The spree of bombings aimed at colleges, scientists, and computer engineers continued with evidence found on the bomb parts linking them to a group calling themselves “FC” or the Freedom Club. In December 1994, another fatal attack occurred in New Jersey. Advertising executive Thomas Mosser was killed when a package addressed to him exploded. Mosser was believed to have been targeted because he played a role in assisting Exxon clean up its image after the Exxon Valdez oil tanker incident.
The Unabomber went quiet until the morning hours of April 24, 1995 in Sacramento. Employees of the Timber Association of California sorted the mail and found a package addressed to William Dennison, an executive of the association who had retired a year earlier. Dennison was a vocal proponent of the logging industry and a central figure in what was referred to as the “Timber Wars” which pitted ranchers and loggers against environmentalists. Gilbert Murray replaced Dennison as the chief executive officer and was said to have calmed the rhetoric on both sides of the logging debate. The package was the size of a shoebox and wrapped in brown paper.
Murray picked up the package from the mailroom and told some of his coworkers that he’d forward it on to Dennison if it was important. He got as far as the lobby when he must have torn open the paper, triggering the explosive. It killed the father of three instantly and blew the windows out of the brick building. Five other association employees were there at the time and Murray was the only casualty.
FBI investigators immediately tied this attack to the Unabomber from the preliminary assessment of the bomb-making materials. Letters from the Freedom Club continued and threatened continued attack unless his fifty-page manifesto was printed verbatim by a major newspaper or magazine. In exchange, the Freedom Club offered to end the bombing campaign. Frustrated at the lack of progress in the investigation, FBI Director Louis Freeh and Attorney General Janet Reno recommended publication of the manifesto out of concern for public safety. It was also hoped that a reader could help identify the persons responsible once the manifesto become public.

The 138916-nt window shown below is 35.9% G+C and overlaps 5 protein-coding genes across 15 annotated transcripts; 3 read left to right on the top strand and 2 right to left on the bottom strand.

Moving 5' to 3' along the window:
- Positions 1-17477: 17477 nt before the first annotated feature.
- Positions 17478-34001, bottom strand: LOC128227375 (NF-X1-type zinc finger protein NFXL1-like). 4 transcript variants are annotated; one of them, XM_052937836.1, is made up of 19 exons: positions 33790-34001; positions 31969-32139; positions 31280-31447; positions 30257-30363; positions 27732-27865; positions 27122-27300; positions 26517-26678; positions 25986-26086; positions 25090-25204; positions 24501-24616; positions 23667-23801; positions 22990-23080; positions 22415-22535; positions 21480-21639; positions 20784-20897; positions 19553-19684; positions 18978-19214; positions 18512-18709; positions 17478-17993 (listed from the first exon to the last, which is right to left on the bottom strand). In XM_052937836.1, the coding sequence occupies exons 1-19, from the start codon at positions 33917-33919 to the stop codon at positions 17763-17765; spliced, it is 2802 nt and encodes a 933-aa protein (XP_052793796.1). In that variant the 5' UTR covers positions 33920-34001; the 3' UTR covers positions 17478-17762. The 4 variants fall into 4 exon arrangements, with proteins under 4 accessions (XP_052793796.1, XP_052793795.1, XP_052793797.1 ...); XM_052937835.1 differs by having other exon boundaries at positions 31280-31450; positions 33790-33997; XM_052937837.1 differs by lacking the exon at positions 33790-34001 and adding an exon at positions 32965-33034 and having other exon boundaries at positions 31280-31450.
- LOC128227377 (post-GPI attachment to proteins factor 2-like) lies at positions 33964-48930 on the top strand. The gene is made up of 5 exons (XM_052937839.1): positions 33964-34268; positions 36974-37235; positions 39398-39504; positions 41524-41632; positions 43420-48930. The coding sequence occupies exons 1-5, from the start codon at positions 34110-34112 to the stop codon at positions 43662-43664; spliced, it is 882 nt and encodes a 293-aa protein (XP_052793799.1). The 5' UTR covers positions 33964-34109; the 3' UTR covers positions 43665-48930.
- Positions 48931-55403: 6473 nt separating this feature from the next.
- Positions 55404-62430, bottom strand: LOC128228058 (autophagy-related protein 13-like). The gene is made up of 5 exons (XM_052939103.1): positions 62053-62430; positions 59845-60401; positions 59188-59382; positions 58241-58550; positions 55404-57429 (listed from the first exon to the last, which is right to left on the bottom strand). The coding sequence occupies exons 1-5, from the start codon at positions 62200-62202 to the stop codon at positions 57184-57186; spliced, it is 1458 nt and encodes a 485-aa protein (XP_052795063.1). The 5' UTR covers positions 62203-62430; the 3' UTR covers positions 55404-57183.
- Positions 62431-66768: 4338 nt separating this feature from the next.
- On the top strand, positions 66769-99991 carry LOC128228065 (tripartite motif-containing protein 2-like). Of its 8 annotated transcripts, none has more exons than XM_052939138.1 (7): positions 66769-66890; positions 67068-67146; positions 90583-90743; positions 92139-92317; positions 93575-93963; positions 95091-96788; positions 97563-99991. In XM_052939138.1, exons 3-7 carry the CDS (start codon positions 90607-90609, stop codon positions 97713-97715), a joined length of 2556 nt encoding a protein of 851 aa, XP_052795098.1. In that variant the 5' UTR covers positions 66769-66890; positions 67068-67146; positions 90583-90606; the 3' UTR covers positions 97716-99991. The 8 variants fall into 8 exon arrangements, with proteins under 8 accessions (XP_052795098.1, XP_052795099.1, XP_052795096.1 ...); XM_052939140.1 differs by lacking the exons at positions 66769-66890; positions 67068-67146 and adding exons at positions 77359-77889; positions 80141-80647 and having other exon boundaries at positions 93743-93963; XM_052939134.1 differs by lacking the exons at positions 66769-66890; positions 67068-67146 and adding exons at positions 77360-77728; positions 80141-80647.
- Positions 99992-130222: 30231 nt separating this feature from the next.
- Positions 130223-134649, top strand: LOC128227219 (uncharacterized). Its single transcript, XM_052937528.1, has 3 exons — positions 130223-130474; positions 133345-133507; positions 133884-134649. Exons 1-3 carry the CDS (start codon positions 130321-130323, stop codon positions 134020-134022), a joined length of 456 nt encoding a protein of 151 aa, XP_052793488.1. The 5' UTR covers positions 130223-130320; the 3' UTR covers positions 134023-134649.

Bob Guccoine of Penthouse magazine volunteered to publish the piece, and the Freedom Club responded that because Penthouse was “less respectable” than outer publications, they would “reserve the right to plant one–and only one more bomb after the publication. On September 19, 1995, the New York Times and the Washington Post published the full text of the manifesto, entitled Industrial Society and Its Future.